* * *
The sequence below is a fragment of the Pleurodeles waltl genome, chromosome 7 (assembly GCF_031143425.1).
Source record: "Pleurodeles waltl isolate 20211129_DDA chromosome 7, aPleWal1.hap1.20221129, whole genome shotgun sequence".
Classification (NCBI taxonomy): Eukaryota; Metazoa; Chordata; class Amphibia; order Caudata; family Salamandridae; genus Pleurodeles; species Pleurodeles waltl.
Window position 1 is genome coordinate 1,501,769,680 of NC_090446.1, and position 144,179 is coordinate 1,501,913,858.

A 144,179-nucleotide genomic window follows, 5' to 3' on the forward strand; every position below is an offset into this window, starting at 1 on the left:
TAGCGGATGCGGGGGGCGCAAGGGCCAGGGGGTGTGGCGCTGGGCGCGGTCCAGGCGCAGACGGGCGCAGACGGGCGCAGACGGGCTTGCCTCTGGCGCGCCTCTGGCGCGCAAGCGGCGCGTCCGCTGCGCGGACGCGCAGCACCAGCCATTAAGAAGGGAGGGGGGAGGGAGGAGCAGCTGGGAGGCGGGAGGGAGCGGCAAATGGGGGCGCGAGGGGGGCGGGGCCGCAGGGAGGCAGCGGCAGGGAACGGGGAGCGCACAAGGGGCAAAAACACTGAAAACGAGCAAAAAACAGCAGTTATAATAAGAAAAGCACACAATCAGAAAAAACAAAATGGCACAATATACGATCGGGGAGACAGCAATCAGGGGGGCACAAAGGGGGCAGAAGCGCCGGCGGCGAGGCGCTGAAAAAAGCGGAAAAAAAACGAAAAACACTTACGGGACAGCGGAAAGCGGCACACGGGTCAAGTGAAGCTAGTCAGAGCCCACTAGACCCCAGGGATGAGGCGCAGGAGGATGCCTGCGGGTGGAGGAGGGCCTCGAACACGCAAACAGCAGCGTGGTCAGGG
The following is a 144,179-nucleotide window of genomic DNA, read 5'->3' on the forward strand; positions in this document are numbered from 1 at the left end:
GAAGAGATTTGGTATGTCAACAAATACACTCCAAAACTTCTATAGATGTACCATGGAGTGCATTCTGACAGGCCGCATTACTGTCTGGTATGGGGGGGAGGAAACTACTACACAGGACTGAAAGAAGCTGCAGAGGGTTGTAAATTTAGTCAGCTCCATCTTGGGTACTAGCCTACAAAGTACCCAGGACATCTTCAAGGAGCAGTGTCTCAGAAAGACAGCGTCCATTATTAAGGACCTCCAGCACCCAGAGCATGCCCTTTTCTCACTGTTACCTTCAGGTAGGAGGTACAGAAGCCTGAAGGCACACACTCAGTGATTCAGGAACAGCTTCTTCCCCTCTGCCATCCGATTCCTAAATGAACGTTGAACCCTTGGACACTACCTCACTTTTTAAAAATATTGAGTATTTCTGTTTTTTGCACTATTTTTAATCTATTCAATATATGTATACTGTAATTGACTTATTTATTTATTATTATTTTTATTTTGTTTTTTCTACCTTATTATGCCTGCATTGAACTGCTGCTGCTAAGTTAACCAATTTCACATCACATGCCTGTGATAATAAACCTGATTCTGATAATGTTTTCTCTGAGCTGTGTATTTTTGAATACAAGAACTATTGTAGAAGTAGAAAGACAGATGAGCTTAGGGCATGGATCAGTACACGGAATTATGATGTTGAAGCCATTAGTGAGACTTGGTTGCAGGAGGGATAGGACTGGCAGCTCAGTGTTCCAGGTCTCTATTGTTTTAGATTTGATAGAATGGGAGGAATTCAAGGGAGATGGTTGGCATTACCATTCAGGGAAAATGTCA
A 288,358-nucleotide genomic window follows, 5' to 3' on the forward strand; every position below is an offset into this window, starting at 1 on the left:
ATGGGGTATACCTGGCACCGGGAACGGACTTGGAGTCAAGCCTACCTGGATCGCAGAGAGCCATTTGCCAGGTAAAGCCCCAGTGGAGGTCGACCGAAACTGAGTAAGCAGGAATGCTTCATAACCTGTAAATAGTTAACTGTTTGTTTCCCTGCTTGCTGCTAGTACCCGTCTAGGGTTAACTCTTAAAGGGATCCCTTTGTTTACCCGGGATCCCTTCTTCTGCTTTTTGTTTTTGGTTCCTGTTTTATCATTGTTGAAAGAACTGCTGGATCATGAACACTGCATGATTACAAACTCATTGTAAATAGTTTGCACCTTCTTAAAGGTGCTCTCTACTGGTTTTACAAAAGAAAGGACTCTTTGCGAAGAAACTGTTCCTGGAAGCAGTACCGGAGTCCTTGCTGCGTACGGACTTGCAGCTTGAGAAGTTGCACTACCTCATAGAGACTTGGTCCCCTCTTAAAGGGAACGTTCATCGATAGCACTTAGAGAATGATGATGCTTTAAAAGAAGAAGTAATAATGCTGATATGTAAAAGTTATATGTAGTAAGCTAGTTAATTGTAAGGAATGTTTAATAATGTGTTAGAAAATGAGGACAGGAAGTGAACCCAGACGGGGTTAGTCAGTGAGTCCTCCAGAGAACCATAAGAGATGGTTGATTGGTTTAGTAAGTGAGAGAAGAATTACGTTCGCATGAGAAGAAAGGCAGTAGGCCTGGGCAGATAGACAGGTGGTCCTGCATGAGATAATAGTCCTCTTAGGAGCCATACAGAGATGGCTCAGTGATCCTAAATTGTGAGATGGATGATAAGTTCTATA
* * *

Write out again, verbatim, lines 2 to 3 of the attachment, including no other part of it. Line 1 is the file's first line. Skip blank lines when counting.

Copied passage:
Source record: "Pleurodeles waltl isolate 20211129_DDA chromosome 7, aPleWal1.hap1.20221129, whole genome shotgun sequence".
Classification (NCBI taxonomy): Eukaryota; Metazoa; Chordata; class Amphibia; order Caudata; family Salamandridae; genus Pleurodeles; species Pleurodeles waltl.